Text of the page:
3. John Brabender (R)
Attorney General Tom Corbett’s media man, it will be up to him to help the Republicans recapture the governorship next year. He’s got the experience—the Pittsburgh consultant has worked for Rick Santorum, David Vitter, Jim Gerlach, Tom Coburn and Rudy Giuliani during his run for president. Undoubtedly one of the best political ad men in the state, he oversaw an aggressive TV campaign last year that helped Corbett be the only Republican to win statewide in Pennsylvania.
2. Chris Mottola (R)
Considered by many of his colleagues to be the best Republican media man in the state, Mottola has worked for former President George W. Bush, Senator Lincoln Chafee and, of course, Arlen Specter. His greatest test could be yet to come—he’s sticking with Specter after the senator recently switched parties, and will try to push Specter through what could be his toughest election battle ever.
1. And the No. 1 political consultant in Pennsylvania is… Neil Oxman (D)
Among even his Republican colleagues, few hesitate to call Oxman the best in the business. He made his name electing Rendell mayor of Philadelphia when no one thought it could be done. He later helped push Rendell into the Governor’s Mansion, and led Mayor Michael Nutter’s media efforts in 2007 when no one thought the wonkish former city councilman could become mayor. He was working for Senate candidate Joe Torsella before he dropped out of the race. And now Oxman wants to help Democrats hold the Governor’s Mansion by working for Allegheny County Executive Dan Onorato. With help from Doc Sweitzer and and J.J. Balaban, his Philadelphia-based firm The Campaign Group has become a national powerhouse in political advertising.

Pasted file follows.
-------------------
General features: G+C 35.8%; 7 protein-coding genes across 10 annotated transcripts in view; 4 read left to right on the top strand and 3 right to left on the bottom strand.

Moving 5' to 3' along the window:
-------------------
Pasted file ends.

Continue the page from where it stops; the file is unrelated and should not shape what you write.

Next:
Told he was winning pa2010.com’s highest honor, he humbly insisted that his colleagues and competitors know as much if not more about running campaigns as he does.
“The truth is,” Oxman wrote in an e-mail, “after all the hype, all of us have good days and bad days and in the end our candidates win or lose not because of what we do but because voters decide that the candidates are good or bad from their viewpoint on a whole range of issues.”
UPDATE: See my blog post about a possible omission from this list.
June 22, 2009 at 8:30 am